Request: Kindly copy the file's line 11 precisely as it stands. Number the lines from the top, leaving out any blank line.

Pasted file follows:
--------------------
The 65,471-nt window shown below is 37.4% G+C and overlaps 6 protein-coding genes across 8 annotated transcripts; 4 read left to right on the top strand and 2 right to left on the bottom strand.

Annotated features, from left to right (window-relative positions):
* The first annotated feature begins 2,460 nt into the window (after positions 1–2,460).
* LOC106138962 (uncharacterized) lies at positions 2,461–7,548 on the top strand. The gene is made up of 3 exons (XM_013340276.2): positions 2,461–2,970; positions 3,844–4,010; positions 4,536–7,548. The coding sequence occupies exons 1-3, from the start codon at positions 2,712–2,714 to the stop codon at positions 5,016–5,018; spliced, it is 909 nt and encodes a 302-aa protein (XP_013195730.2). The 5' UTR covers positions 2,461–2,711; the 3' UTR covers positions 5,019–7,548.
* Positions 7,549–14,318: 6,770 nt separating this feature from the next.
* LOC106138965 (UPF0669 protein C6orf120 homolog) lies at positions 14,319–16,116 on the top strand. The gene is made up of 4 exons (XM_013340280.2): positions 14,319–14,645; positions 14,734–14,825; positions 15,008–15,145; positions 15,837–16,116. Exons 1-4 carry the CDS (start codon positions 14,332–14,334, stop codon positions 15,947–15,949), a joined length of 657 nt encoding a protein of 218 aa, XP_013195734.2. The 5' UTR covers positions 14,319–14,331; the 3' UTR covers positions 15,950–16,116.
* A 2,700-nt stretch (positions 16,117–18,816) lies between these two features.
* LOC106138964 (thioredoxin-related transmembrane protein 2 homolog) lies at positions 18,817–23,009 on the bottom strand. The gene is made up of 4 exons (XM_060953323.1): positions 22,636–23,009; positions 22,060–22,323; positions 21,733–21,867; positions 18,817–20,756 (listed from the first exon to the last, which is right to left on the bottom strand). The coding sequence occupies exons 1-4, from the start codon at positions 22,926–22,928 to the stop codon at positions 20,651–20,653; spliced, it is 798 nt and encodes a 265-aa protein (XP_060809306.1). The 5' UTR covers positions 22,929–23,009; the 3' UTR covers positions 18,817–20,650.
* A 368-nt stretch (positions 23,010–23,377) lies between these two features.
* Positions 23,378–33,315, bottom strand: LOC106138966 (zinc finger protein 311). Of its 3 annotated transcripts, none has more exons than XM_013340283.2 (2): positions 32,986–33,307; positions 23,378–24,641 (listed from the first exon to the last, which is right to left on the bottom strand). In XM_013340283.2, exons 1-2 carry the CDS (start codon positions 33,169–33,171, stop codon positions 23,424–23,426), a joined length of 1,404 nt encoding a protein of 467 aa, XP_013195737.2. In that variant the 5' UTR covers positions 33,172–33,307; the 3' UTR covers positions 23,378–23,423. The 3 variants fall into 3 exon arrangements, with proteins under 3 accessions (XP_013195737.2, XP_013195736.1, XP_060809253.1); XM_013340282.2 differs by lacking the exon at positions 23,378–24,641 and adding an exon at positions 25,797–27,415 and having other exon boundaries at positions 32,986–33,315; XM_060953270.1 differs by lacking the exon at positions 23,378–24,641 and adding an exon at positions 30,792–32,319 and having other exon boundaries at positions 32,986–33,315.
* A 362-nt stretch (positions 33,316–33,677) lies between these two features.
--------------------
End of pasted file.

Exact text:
* A 362-nt stretch (positions 33,316–33,677) lies between these two features.